Making the most of teachable moments with your children
Something happened this week that I didn’t anticipate, which isn’t unusual in life, is it? While driving my daughter to a Saturday-morning art camp, we heard a news story on the radio about a young girl who was collecting teddy bears for police officers. They carry them in their cars to give comfort to children during tragic and emotional times.
The little girl’s story began innocently enough when she heard that her friend’s daddy had run out of stuffed animals. Normally, that would make me smirk because most guys I know are way past collecting stuffed rabbits and the like. Yet, this man was a police officer, and he knew, in tough circumstances, something like a toy could provide relief to a little one who might feel scared.
The story ended, the radio music started, and her questions began. “Mom, do you think it’s nice to give something you really love to someone else who really needs it?” I knew before she finished her question, this was going to be a teachable moment.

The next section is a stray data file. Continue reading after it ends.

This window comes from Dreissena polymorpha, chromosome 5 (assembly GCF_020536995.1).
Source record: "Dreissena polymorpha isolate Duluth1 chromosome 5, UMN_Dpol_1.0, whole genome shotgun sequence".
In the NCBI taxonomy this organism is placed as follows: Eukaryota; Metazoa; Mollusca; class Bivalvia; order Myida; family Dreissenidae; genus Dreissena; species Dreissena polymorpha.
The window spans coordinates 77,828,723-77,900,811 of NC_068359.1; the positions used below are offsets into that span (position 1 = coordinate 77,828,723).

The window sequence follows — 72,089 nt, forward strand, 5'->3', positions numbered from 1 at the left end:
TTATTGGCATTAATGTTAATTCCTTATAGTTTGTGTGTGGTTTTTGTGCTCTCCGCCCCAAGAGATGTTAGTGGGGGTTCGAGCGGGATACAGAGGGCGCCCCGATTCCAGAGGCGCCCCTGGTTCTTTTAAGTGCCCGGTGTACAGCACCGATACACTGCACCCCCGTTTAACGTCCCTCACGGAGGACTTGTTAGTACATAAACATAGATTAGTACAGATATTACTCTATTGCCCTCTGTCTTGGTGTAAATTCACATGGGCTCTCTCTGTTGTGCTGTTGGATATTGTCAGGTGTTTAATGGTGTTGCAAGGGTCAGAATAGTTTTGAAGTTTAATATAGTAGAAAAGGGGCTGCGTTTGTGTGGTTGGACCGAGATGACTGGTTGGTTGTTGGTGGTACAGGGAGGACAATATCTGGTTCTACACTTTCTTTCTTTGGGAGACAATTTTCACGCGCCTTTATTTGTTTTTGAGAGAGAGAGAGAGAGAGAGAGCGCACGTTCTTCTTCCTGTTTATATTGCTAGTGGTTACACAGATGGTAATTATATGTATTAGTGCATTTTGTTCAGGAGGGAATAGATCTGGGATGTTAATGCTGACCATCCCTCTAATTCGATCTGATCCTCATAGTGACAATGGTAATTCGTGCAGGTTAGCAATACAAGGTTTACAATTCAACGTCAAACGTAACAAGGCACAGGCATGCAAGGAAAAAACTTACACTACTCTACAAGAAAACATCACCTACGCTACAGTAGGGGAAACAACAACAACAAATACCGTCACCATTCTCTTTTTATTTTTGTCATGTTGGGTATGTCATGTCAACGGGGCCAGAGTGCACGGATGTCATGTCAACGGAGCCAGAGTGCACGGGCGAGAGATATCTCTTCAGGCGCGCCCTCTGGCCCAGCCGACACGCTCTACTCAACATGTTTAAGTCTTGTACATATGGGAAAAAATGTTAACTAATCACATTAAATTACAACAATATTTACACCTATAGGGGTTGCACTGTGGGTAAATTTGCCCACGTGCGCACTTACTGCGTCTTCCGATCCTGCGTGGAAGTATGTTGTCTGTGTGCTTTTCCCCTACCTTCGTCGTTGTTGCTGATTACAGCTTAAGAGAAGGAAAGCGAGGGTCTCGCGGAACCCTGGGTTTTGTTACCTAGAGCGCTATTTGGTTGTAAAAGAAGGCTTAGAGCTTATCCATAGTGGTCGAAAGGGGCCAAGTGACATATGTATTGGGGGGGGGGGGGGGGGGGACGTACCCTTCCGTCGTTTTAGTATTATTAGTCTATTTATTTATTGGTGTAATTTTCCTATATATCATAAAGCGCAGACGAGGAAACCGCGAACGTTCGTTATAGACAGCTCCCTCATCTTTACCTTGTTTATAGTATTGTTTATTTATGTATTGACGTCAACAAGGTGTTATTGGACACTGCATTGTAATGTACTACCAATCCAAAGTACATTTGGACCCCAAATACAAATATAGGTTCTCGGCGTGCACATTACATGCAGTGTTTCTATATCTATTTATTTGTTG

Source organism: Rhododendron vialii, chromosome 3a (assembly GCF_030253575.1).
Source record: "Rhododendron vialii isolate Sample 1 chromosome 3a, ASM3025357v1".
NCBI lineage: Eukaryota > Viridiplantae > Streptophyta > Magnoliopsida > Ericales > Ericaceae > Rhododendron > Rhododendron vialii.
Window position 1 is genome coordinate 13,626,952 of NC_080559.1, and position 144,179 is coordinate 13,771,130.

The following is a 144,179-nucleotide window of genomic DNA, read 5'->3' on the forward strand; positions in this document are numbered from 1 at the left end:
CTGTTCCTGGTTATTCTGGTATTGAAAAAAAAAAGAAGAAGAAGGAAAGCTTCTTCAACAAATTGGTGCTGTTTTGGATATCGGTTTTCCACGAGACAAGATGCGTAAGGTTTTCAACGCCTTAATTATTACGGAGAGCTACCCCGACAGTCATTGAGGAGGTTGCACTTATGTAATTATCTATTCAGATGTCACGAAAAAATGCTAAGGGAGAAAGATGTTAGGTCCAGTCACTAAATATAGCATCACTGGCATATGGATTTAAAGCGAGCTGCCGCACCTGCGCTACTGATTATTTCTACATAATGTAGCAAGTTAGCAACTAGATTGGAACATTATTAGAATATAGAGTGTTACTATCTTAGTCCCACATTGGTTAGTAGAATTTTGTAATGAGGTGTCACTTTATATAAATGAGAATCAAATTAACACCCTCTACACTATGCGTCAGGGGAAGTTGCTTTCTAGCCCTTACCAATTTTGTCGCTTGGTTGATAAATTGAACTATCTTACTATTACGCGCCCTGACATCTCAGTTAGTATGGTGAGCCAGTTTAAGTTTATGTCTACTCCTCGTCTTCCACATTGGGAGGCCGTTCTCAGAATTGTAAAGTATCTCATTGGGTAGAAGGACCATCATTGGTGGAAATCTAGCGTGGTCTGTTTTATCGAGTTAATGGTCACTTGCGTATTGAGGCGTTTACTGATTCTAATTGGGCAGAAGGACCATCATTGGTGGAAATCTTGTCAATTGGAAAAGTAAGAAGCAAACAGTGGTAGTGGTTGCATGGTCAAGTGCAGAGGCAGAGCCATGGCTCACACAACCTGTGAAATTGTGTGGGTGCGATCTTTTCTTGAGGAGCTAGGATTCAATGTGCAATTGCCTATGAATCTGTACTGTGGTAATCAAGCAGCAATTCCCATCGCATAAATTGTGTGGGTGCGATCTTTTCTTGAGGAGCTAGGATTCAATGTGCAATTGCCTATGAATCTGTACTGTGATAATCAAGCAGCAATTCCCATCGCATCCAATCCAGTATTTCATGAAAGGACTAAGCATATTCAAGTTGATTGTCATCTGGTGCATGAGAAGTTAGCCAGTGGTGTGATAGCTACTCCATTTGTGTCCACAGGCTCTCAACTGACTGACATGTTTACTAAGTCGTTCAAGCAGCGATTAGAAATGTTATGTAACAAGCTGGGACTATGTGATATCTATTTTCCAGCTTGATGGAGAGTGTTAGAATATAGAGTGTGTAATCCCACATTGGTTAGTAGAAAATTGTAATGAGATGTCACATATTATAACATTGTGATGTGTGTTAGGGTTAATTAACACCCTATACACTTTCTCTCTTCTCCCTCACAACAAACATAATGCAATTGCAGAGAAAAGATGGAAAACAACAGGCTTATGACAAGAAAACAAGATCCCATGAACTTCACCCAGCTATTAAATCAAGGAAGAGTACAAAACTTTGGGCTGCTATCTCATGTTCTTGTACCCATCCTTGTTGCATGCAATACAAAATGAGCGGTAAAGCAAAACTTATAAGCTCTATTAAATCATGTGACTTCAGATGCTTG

Teachable moments are those brief windows of time where an opportunity arises to talk about something—or do something—that isn’t what you originally intended, yet we can learn or educate someone else in the process. These little moments happen a lot with my kids. Sometimes I jump on them, and sometimes I let them sail right by. It’s all about timing, figuring out what their thoughts are on the subject and answering them in a way that continues conversation. Sometimes these moments happen organically, and other times, you can initiate some activities to facilitate great learning conversations with your kids, such as:
- Reading books together.
- Talking about when you were younger.
- Having age-appropriate conversations about happenings in the world.
- Taking a learning trip to a farm, zoo, museum, park, festival and so on.
- Looking at photos, maps and memorabilia.
- Cooking, gardening and even grocery shopping can unearth discussions on measurement, nutrition and why budgets are important to plan and follow.
Just as my children have learned from me during teachable moments, I also have learned a great deal from them—and about them—when it comes to grace, compassion and how their childlike thoughts and emotions touch my heart.
I’d like to tell you that, after discussing why community service, first responders and charity are important (yes, we covered them all from one little news story), my daughter parted with the plethora of stuffed animals taking over her room. But, that didn’t happen. Instead, after camp, she asked if we could run to the store to buy popsicles. She wanted to deliver them to the firehouse near our neighborhood and thank them for all they do. When I asked why popsicles, she simply stated, “They work in the fire and heat all day, Mom, so something hot to eat would be inappropriate.”